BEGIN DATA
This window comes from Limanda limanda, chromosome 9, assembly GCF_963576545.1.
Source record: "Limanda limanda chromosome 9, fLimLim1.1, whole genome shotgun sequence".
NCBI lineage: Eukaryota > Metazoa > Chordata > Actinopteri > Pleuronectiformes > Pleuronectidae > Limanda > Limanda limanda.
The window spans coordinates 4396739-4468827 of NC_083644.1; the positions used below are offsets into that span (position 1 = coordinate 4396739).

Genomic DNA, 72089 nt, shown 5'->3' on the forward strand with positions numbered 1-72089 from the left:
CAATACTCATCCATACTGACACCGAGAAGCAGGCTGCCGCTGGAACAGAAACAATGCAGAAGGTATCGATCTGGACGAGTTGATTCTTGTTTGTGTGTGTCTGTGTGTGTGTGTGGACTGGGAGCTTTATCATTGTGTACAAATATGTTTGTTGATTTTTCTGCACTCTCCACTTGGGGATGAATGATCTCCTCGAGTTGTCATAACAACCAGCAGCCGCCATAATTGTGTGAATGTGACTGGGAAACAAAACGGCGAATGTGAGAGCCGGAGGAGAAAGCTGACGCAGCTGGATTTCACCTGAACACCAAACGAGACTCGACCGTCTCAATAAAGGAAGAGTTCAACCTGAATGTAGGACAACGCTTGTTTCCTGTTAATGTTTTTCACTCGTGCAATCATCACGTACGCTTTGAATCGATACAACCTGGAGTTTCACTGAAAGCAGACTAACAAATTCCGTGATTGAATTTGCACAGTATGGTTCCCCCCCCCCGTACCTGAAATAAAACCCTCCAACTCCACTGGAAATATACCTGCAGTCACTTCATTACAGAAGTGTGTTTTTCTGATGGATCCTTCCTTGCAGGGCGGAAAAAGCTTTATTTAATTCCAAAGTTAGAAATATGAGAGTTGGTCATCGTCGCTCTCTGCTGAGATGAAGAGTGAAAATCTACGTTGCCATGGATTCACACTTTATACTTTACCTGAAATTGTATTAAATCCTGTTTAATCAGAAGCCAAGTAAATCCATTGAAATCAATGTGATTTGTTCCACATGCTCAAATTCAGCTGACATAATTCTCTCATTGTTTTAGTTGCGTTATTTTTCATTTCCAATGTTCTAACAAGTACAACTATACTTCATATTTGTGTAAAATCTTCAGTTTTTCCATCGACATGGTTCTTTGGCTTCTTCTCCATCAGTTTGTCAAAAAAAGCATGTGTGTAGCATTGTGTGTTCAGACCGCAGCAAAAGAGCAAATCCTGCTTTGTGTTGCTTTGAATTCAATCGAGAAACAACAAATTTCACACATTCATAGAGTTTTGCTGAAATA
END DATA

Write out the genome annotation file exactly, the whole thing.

This window comes from Limanda limanda, chromosome 9, assembly GCF_963576545.1.
Source record: "Limanda limanda chromosome 9, fLimLim1.1, whole genome shotgun sequence".
NCBI lineage: Eukaryota > Metazoa > Chordata > Actinopteri > Pleuronectiformes > Pleuronectidae > Limanda > Limanda limanda.
The window spans coordinates 4396739-4468827 of NC_083644.1; the positions used below are offsets into that span (position 1 = coordinate 4396739).

Genomic DNA, 72089 nt, shown 5'->3' on the forward strand with positions numbered 1-72089 from the left:
CAATACTCATCCATACTGACACCGAGAAGCAGGCTGCCGCTGGAACAGAAACAATGCAGAAGGTATCGATCTGGACGAGTTGATTCTTGTTTGTGTGTGTCTGTGTGTGTGTGTGGACTGGGAGCTTTATCATTGTGTACAAATATGTTTGTTGATTTTTCTGCACTCTCCACTTGGGGATGAATGATCTCCTCGAGTTGTCATAACAACCAGCAGCCGCCATAATTGTGTGAATGTGACTGGGAAACAAAACGGCGAATGTGAGAGCCGGAGGAGAAAGCTGACGCAGCTGGATTTCACCTGAACACCAAACGAGACTCGACCGTCTCAATAAAGGAAGAGTTCAACCTGAATGTAGGACAACGCTTGTTTCCTGTTAATGTTTTTCACTCGTGCAATCATCACGTACGCTTTGAATCGATACAACCTGGAGTTTCACTGAAAGCAGACTAACAAATTCCGTGATTGAATTTGCACAGTATGGTTCCCCCCCCCCGTACCTGAAATAAAACCCTCCAACTCCACTGGAAATATACCTGCAGTCACTTCATTACAGAAGTGTGTTTTTCTGATGGATCCTTCCTTGCAGGGCGGAAAAAGCTTTATTTAATTCCAAAGTTAGAAATATGAGAGTTGGTCATCGTCGCTCTCTGCTGAGATGAAGAGTGAAAATCTACGTTGCCATGGATTCACACTTTATACTTTACCTGAAATTGTATTAAATCCTGTTTAATCAGAAGCCAAGTAAATCCATTGAAATCAATGTGATTTGTTCCACATGCTCAAATTCAGCTGACATAATTCTCTCATTGTTTTAGTTGCGTTATTTTTCATTTCCAATGTTCTAACAAGTACAACTATACTTCATATTTGTGTAAAATCTTCAGTTTTTCCATCGACATGGTTCTTTGGCTTCTTCTCCATCAGTTTGTCAAAAAAAGCATGTGTGTAGCATTGTGTGTTCAGACCGCAGCAAAAGAGCAAATCCTGCTTTGTGTTGCTTTGAATTCAATCGAGAAACAACAAATTTCACACATTCATAGAGTTTTGCTGAAATA